Old scams with a social networking twist

social media burglar
  • Fraudsters are quick to adapt to new technologies such as social networking.
  • Criminals have been known to hype their businesses in online forums.
  • A fraudster's message is more likely to go viral, thanks to Web 2.0 technologies.

Call it investor fraud 2.0.

Less than one week into 2012, the Securities and Exchange Commission charged an Illinois man with peddling more than $500 billion in fictitious securities. While the dollar amount may be eye-popping, the real cause for concern is that the alleged fraudster perpetrated his crime by promoting the securities through discussion groups on LinkedIn, a business-oriented social networking site used by millions of professionals.

"Fraudsters are quick to adapt to new technologies to exploit them for unlawful purposes," Robert B. Kaplan, co-chief of the SEC Enforcement Division's Asset Management Unit, said in a statement after charges had been filed.

Increasingly, criminals are using social networking platforms such as LinkedIn and Facebook to pitch their scams -- everything from dodgy commodities schemes to phony securities. Unfortunately, those new methods are proving quite effective, says Gerri Walsh, president of the Investor Education Foundation, the Washington, D.C.-based consumer education arm of the Financial Industry Regulatory Authority, or FINRA, which regulates securities firms.

"It's a new play on affinity," Walsh says. "Previously, fraudsters would target a community or a church. But social networks allow them to expand their reach."

According to Walsh, fraudsters are increasingly turning to social networks to find the most likely victims because the sites allow them to identify individuals who have expressed an interest in a particular type of investment. Armed with that knowledge, fraudsters can tailor their new-media message for maximum effect.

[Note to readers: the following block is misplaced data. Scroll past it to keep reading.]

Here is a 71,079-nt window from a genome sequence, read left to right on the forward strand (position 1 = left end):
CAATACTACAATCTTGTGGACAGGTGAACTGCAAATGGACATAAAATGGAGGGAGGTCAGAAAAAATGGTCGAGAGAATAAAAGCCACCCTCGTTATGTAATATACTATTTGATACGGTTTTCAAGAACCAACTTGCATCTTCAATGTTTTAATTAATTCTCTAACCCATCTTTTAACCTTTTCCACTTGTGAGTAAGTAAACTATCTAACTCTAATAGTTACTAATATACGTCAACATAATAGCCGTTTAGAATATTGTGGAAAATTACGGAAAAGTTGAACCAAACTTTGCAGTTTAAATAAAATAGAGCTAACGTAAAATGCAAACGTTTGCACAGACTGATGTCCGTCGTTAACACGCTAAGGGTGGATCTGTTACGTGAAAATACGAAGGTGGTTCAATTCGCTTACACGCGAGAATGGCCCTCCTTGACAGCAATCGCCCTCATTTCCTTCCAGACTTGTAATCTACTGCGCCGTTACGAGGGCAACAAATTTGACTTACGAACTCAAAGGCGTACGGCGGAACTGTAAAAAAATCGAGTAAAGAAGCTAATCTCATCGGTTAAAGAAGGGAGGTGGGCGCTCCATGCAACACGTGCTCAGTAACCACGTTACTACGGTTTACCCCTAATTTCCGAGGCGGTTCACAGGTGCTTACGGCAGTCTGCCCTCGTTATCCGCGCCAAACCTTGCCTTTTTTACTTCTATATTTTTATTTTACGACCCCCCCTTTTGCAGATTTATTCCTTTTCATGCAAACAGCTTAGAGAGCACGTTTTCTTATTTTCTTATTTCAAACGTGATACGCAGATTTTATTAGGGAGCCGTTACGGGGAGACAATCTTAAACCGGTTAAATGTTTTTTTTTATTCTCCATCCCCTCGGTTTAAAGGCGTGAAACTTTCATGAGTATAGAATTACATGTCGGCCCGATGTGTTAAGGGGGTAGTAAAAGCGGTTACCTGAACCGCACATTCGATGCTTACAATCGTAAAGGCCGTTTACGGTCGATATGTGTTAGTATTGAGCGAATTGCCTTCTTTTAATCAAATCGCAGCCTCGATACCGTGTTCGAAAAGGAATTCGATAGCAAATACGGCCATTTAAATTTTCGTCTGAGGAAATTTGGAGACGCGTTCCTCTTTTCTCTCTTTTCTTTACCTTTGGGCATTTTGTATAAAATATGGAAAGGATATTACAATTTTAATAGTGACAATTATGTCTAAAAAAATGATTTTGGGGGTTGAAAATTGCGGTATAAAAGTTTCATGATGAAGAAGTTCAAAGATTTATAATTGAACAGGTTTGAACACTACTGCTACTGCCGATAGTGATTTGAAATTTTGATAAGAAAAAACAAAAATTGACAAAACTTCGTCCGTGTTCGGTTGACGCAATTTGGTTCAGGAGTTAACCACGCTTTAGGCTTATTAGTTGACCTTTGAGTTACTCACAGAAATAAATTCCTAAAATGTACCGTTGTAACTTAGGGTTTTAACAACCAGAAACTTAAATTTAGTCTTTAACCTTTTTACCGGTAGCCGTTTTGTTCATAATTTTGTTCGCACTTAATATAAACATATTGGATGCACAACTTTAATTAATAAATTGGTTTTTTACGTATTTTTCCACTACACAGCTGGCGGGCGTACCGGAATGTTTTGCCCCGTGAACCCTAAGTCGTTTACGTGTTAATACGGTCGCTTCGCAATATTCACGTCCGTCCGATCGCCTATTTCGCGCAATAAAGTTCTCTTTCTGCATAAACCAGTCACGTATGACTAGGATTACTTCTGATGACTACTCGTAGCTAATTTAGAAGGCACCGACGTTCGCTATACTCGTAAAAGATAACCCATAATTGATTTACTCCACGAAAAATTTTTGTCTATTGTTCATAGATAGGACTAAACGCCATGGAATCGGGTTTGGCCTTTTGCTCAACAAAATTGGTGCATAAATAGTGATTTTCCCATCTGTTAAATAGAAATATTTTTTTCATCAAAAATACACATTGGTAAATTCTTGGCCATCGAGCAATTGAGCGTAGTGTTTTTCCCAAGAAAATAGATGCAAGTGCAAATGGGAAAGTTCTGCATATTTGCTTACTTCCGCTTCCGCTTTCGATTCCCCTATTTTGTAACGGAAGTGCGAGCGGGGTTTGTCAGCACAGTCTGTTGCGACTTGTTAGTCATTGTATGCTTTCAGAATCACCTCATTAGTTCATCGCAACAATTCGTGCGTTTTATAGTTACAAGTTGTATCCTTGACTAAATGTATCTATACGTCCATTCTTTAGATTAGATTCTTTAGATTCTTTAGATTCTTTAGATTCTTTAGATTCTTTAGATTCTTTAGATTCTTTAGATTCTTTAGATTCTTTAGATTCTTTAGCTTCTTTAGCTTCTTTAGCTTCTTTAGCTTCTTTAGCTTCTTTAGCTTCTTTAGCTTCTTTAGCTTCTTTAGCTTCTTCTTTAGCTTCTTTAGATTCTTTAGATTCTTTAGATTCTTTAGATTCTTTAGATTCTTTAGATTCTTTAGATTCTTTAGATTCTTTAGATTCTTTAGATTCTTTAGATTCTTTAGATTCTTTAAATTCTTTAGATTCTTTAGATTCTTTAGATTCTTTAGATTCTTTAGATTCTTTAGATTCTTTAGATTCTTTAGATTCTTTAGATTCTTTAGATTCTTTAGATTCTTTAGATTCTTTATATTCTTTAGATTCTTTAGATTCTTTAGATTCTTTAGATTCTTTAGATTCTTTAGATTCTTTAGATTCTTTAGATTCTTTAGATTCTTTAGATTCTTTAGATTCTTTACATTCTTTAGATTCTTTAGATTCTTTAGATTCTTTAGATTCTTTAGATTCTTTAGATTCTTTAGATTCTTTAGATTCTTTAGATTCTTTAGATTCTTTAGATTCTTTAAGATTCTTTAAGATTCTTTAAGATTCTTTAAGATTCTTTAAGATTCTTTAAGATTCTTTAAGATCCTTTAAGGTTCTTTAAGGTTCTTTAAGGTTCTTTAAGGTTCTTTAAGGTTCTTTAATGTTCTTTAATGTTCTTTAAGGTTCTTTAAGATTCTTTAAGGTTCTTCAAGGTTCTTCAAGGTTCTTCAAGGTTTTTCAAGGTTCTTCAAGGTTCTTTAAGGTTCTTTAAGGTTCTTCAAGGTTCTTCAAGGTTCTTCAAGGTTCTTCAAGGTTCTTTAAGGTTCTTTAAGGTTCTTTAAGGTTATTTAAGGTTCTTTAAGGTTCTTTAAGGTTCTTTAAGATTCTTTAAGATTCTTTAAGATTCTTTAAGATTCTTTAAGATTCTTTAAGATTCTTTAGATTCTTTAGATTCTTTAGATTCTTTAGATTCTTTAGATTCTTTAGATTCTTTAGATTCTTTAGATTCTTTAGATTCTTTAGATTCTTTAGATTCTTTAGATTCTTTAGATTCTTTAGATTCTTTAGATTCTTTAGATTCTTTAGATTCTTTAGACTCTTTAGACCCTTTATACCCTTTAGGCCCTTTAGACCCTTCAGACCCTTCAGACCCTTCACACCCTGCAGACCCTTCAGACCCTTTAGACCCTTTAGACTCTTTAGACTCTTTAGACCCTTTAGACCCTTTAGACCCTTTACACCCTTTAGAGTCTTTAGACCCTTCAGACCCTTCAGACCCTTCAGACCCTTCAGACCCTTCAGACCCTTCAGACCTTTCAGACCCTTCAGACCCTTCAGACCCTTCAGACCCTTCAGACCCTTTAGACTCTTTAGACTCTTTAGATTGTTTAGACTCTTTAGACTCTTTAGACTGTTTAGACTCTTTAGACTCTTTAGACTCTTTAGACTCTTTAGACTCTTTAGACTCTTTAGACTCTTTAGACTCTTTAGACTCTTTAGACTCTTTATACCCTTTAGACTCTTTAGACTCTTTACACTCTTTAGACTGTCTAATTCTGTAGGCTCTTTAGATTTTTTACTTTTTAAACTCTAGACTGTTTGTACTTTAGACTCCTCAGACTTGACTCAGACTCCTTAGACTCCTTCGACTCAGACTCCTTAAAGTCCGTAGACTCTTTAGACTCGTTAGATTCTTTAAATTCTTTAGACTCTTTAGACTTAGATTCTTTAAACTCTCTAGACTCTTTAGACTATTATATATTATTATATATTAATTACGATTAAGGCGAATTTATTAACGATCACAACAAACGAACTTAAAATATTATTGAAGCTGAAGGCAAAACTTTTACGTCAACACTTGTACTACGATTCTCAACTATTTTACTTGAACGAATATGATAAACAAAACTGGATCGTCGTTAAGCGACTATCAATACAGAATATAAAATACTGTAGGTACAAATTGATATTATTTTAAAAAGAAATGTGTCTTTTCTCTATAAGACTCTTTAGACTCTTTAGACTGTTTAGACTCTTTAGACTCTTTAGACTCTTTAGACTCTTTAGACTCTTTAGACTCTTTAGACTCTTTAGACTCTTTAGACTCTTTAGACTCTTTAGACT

The fraudster's message is also more likely to go viral, thanks to Web 2.0 technologies, says Louis L. Straney, a Santa Fe, N.M.-based author of books on securities fraud.

"What's changed in recent years is the ability of this kind of investment fraud to go global," Straney says. "A fraudster can penetrate a group within a social network, which reinforces the perception that they're offering a legitimate investment because people see their friends getting in on what looks like a good deal."

Old scams, new pitches

While new scams pop up all the time, criminals are often just hitting the refresh button on an old idea.

"Fictitious business scams have been around for centuries," Straney says, pointing out that in the 1820s a Scotsman named Gregor MacGregor fabricated an entire country he called Poyais and duped his victims into buying land, government titles and franchises relating to the nonexistent country.

Today's fraudsters peddle equally bold claims through slick websites, according to Straney, who says criminals also have been known to hype these businesses in online forums. But these days, the widespread accessibility of information online also can be used against victims.

"There's almost always some nugget of truth with all of these frauds," Straney says. "Very often, the pitch will key off of something potential victims may have read in the news."

For instance, with rising gold prices, there are a lot of scams these days that play up that particular angle, Straney says. Pitches referencing a particular investor such as Warren Buffett or a play on a new business model such as Internet advertising are also common. Keying off of information someone might have read elsewhere makes the pitch seem legitimate, and with new-media criminals, move that much faster.


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